The Scottsdale Coalition of Today and Tomorrow, July 12, 2018


The Scottsdale Coalition of Today and Tomorrow, July 12, 2018

A Conversation with Carter Unger

Carter Unger took over the CEO role at Spring Creek Development after the death of his father, Fred, in January.

Fred was the founder of the company, which specializes in the development of signature real estate projects such as the Hermosa Inn in Paradise Valley, the Royal Palms in Phoenix and SouthBridge at the Scottsdale Waterfront.

Carter now is following through on a project his dad has been working on for many years: the redevelopment of the SouthBridge area.

The project, which runs from Goldwater Blvd. to Scottsdale Road along the canal and to the south, is nearing ready for public review and ultimately City Council action. It is a mixed-used project with retail, residential, restaurants and office space. Carter described it as a project that is intended to breathe new life into Old Town while melding with the culture and history of the area.

Kevin Maxwell, working with SCOTT, sat down with Carter recently for a question and answer session on the project in a new podcast series being introduced today: “Scottsdale Talks.” Here are two highlights of their conversation.

If you’d like to participate in “Scottsdale Talks” or have a suggestion for someone you’d like to hear from, just let us know by emailing

Highlights of the SouthBridge Project

Building on the Charm of Old Town

To access the entire conversation with Carter

SCOTT on the Issues

Scottsdale’s infrastructure and capital improvement needs and financial solutions were the topics of the recent Issues & Experts forum co-hosted by SCOTT.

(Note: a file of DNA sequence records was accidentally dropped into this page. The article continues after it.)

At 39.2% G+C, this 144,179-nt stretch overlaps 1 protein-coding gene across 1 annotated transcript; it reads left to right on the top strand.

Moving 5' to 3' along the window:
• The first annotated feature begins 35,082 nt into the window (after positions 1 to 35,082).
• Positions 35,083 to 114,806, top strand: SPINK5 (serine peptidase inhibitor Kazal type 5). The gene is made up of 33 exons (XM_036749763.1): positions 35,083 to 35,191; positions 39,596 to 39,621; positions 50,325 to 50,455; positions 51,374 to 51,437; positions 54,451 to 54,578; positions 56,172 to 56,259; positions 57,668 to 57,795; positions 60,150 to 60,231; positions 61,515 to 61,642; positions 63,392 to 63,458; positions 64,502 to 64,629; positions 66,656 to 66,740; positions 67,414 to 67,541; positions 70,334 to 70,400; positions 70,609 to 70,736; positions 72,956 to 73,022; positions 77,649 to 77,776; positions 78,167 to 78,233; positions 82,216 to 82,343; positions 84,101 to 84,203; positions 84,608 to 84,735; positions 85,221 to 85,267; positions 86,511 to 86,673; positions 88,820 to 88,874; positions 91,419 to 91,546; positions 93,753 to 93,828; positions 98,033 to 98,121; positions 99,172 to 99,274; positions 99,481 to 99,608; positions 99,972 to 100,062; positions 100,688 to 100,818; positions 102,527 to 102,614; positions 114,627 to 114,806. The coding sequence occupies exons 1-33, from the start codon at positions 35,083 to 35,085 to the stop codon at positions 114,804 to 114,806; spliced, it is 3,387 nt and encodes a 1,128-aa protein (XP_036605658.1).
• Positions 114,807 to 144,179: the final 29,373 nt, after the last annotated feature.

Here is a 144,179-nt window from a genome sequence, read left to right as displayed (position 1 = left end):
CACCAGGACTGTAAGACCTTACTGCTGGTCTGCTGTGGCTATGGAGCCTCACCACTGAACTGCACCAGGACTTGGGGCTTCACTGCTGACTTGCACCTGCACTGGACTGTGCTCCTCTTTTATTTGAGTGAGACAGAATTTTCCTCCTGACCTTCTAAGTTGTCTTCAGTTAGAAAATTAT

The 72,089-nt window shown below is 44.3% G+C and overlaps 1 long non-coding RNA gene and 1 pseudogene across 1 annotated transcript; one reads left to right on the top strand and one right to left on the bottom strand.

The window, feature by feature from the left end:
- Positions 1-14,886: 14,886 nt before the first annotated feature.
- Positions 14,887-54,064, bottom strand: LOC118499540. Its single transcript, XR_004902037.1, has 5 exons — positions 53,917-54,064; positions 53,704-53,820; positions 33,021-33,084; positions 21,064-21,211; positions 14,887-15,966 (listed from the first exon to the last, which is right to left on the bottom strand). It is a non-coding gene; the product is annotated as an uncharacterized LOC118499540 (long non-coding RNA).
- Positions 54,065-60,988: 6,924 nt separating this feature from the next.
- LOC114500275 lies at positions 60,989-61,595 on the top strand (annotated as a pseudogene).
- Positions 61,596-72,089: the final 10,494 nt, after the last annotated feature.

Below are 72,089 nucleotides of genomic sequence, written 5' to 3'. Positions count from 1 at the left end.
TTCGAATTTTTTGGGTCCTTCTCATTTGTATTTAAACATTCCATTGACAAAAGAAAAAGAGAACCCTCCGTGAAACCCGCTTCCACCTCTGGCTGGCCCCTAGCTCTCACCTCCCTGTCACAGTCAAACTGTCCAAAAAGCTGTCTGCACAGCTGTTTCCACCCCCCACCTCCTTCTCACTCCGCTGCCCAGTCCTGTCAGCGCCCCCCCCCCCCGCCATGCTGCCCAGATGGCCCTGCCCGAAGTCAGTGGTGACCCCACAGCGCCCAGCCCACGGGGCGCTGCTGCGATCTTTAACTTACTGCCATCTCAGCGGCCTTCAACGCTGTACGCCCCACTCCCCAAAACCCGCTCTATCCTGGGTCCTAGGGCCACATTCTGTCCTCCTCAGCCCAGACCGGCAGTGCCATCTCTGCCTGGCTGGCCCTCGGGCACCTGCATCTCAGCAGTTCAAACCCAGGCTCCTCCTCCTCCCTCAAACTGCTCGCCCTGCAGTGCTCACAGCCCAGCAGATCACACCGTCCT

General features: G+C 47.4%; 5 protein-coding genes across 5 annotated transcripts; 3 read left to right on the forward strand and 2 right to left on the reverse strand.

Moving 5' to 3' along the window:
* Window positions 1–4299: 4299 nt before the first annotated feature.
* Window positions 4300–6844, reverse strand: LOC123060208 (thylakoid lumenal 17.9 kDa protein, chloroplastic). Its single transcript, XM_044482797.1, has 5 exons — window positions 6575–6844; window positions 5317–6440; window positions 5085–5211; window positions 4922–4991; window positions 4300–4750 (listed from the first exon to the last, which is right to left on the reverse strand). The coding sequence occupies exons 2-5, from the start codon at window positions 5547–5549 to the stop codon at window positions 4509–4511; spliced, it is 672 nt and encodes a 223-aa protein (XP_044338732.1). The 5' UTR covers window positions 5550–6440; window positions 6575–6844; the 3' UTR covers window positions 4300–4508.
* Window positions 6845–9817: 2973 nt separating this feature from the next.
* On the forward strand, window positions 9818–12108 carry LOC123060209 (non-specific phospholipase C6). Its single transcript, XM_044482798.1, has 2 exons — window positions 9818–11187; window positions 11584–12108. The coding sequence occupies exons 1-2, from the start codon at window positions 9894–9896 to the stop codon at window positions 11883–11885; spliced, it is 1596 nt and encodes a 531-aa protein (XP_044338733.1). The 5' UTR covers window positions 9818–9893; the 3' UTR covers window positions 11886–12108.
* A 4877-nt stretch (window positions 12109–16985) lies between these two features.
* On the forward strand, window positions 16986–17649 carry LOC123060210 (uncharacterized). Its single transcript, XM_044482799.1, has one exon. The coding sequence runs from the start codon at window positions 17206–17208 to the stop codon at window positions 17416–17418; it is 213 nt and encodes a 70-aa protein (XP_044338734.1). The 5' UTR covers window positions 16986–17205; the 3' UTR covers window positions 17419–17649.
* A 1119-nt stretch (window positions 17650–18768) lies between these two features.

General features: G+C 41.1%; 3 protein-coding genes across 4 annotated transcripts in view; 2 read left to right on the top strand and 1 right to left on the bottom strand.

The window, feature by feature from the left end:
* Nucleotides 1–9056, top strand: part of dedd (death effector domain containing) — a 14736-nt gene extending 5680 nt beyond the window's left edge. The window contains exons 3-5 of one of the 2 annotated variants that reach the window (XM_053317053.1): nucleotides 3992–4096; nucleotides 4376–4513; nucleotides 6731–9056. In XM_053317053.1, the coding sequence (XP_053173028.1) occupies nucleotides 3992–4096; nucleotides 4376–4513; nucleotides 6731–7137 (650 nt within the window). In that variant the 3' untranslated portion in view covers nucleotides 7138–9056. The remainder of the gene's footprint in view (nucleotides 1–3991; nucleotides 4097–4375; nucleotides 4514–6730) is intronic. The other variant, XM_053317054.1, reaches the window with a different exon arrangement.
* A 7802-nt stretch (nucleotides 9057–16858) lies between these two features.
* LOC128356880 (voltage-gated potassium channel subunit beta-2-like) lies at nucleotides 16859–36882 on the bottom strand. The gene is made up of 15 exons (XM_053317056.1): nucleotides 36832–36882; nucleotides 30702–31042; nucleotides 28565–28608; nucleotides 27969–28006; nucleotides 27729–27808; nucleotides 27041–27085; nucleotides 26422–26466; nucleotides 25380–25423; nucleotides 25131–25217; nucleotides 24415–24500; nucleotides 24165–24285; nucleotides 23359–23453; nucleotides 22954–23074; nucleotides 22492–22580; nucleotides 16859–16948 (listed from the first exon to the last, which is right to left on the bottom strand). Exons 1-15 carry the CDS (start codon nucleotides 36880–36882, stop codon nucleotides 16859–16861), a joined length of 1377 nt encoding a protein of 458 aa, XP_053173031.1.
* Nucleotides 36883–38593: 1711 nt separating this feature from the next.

The City Council has decided to ask voters in November to approve a .10 percent increase in the city’s rate, which currently is 1.65 percent. This action was to ensure the city is eligible to collect nearly $170 million in matching regional funds from the county.

The council intends to pursue a bond issue to fund capital improvement and infrastructure costs for possible voter approval in 2019.

We will be examining various aspects of this issue over the next few weeks.

Today: The difference between sales taxes and bonds.

Sales tax:

Scottsdale’s sales tax is 1.65 percent, among the lowest in the Valley. If voters approve the increase in November, the city will receive 1.75 percent for 10 years. It will generate an additional $10 million annually for transit purposes during those years.

The sales tax is one means for financing city services. Of Scottsdale’s sales tax revenue: 1% goes to the General Fund, .2% goes to transportation (per 1989 voter approval), .2% goes to the McDowell Sonoran Preserve (per 1995 voter approval), .15% goes to the McDowell Sonoran Preserve (per 2004 voter approval) and .1% goes to public safety (per 2004 voter approval).


Scottsdale continues to maintain the highest possible rating from the three major national bond rating agencies. Scottsdale issues debt in the form of bonds to ensure the city’s assets are maintained and for other capital improvements. Issuing bonds allows the city to meet infrastructure needs while paying for the assets as they are used.

Scottsdale has General Obligation (GO) Bonds and Municipal Property Corporation Bonds and/or Water Reclamation (MPC) Bonds. They are two of the funding sources for the city’s Capital Improvement Plan. GO bonds are voter approved and are usually issued to pay for general capital improvements such as parks and roads. MPC is a non-profit corporation established to issue bonds to fund city capital improvements. Voter approval is not needed as pledged revenue streams—e.g., water and water reclamation rates, finance repayment of MPC debt. The CIP provides the basis for control of expenditures for the acquisition of significant city assets and construction of all capital facilities.

Source: City of Scottsdale Adopted Budget 2017-2018

Next up: What it takes to stay even with the city’s capital needs.

Speaker Series

Do you need a speaker for your board, club, business or group of any kind in the city? Then let’s hook up. We’ll offer an interactive, educational program that helps us all get better connected to our city and its future. Just email director Don Henninger at and he will follow up.

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